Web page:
they were amputating the shreds. He was also shot in the arm. We gave him our own
morphine,for the Germans had none. The tail gunner was limping,possibly from a
sprained ankle. Both the left waist gunner and I had broken legs. The ball turret
gunner complained of his back. They had the pilot in a separats room,and the rest
of us in the next room. The pilot who shot us down came in to question us,and
thought me rude when I refused to answer his questions. He visited the pilot and
left..About four hours later,the five of us surviving were taken into a truck along
with other airmen who had just been shot down,about a mile down the road toward camp.
An ambulance met us and took the pilot and another man off. I did not see him again.
My mother received a letter from the pilot's folks,with a clipping from his home
town paper saying that he had died of wounds.

Statement by Anthony P.Lombardi:

"We were going to Berlin. Made land fall between Kiel & Hamburg. McElroy (BT) was
ordered into turret. I saw something whlz by my tail -asked what it was. Soon McElroy
called on intercom to say the door fell off ball & he escaped falling out sans chute.
He was ordered to radio room to complete mission.. I called out fighters at six o'clock
as the navigstor called an attack at twelve o'clock. We were also attacked at nine
O'clock and the ship broke in half at the radio room. Tho radlo operator (Goldstein)
fell out without his chute. The ball turret gunner (McElroy) grabbed his chute and
managed to put it on and save himself. Both waist gunners (Cebalo & Poklemba) bailed
out and reached ground 0K.
The ship broke again at the tail wheel well. That left me and the tail floating thru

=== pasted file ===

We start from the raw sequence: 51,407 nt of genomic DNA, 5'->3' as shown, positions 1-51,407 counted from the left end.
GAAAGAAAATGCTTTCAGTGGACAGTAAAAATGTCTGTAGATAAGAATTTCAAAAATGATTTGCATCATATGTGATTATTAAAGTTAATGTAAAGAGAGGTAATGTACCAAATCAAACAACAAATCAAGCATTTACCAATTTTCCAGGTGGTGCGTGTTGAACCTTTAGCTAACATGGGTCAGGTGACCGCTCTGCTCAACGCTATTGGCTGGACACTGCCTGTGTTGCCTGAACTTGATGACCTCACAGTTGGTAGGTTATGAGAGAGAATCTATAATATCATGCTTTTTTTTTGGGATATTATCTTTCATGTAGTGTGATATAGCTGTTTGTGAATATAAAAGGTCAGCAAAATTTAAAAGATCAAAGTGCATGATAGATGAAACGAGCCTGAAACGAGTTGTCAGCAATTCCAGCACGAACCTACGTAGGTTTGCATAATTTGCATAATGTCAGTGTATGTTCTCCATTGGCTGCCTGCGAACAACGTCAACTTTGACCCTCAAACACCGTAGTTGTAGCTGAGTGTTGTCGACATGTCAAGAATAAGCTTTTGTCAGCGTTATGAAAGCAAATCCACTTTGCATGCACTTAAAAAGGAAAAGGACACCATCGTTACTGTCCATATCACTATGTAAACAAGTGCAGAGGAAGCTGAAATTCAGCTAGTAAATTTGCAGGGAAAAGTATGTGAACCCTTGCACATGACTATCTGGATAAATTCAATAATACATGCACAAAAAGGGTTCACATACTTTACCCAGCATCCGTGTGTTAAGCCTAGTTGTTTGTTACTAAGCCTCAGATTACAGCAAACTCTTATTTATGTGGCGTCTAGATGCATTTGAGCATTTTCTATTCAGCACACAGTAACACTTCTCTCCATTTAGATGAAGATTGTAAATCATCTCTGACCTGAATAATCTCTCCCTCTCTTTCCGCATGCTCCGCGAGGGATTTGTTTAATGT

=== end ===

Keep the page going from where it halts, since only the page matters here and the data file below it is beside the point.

space.After riding the tail part way down,I bailed. When we got together later we came
to the conclusion on how the other boys made out. The Navigator(Robison),Toggalier
(Grabel) and Engineer(Eason) were killed by the fighters. The pilot(Roeder) and the
Co-pilot (Lammers) were blown out of the cockpit.The pilot had a seat type chute but
was shot up badly & later died. The co-pilot had no chute on.
The four survivors spent a year at Stalag Luft #4 and finally made it home again."

Amiero Crew (Owen D. Stockton)
1st Lt Albert F.Amiero                P    KIA   6/3/44  BERLIN
  F/O Howard L.Kilmer           CP   KIA   6/3/44  BERLIN 
2nd Lt Albert P.Rule          NAV    KIA   6/3/44  BERLIN
 S/Sgt Thomas S.Elliott        BOM    KIA   6/3/44  BERLIN
 T/Sgt John J.Kovacs         ROG    KIA   6/3/44  BERLIN
 T/Sgt Russell G.Gilbert         TTE    KIA   6/3/44  BERLIN
 S/Sgt Virgil F.Summers        BTG    KIA   6/3/44  BERLIN 
 S/Sgt Hobart H.Spires        WG    KIA   6/3/44  BERLIN
S/Sgt Owen D.Stockton        WG   POW 6/3/44  BERLIN (ORIGNALLY WITH J.W.BROWN CREW) see below
S/Sgt Thomas D.Baer             TG   KIA   6/3/44  BERLIN

349th Sqdn.   See MACR #3019 (Micro fiche #1021).  Flying A/C #42 31731 on 6/3/44

This appears to be a "pick up" crew. Kilmer joined tne 100th on 26/2/44 as 
an indlvidual. Baer was from the original crew of V.Reed. Kovacs was a 
"spare" on original 100th Air echelon. Stockton was from the crew of 
J.W.Brown. Hobart Spires was from the original crew of Sam L. Barr.

A.P.Rule on original crew of Leon R.Morgan.

Capt. James R. Stout                  P      CPT   20/5/44 BRUSSELS
1st Lt Robert C. Lunsford III        CP     CPT    6/6/44 FALAISE/OUISTREHAM (1st Pilot on this mission)
1st Lt Robert R. Nelson              NAV   CPT   20/5/44 BRUSSELS
1st Lt Chester G. Polak              BOM   CPT    20/5/44  BRUSSELS
T/Sgt Laurence M. Clegg             TTE  CPT    6/6/44  FALAISE/OUISTREHAM (with Lt R. Lunsford III as Pilot)
S/Sgt Wilbur I. Trembley, Jr.      ROG    POW   6/3/44  BERLIN  (With the Coy I. Montgomery crew) (T/SGT R.F. BRADY NEW ROG)
S/Sgt Daniel E. Greene              BTG    CPT    4/6/44  BOULOGNE (with Lt R. Lunsford III as Pilot)
S/Sgt Paul E. Calkin                  RWG    CPT    2/6/44  BOULOGNE  (with Lt R. Lunsford III as pilot)
S/Sgt Bernard J. McDermott      LWG    CPT   18/9/44  WARSAW (SUPPLIES)